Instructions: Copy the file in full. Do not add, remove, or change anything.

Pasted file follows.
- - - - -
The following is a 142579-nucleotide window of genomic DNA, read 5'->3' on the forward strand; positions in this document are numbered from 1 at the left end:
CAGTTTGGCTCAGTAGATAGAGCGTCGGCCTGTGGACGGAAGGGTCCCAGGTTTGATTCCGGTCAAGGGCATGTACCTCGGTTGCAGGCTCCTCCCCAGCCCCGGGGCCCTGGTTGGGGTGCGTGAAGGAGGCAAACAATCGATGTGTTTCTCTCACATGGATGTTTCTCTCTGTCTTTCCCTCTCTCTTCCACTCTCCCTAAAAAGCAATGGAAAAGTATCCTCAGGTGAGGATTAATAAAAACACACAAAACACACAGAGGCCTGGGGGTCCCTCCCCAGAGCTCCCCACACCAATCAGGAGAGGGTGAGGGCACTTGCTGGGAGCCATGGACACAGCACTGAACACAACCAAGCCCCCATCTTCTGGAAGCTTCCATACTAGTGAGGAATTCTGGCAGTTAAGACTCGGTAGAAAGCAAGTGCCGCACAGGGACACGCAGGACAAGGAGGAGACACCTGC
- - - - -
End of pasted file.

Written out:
The following is a 142579-nucleotide window of genomic DNA, read 5'->3' on the forward strand; positions in this document are numbered from 1 at the left end:
CAGTTTGGCTCAGTAGATAGAGCGTCGGCCTGTGGACGGAAGGGTCCCAGGTTTGATTCCGGTCAAGGGCATGTACCTCGGTTGCAGGCTCCTCCCCAGCCCCGGGGCCCTGGTTGGGGTGCGTGAAGGAGGCAAACAATCGATGTGTTTCTCTCACATGGATGTTTCTCTCTGTCTTTCCCTCTCTCTTCCACTCTCCCTAAAAAGCAATGGAAAAGTATCCTCAGGTGAGGATTAATAAAAACACACAAAACACACAGAGGCCTGGGGGTCCCTCCCCAGAGCTCCCCACACCAATCAGGAGAGGGTGAGGGCACTTGCTGGGAGCCATGGACACAGCACTGAACACAACCAAGCCCCCATCTTCTGGAAGCTTCCATACTAGTGAGGAATTCTGGCAGTTAAGACTCGGTAGAAAGCAAGTGCCGCACAGGGACACGCAGGACAAGGAGGAGACACCTGC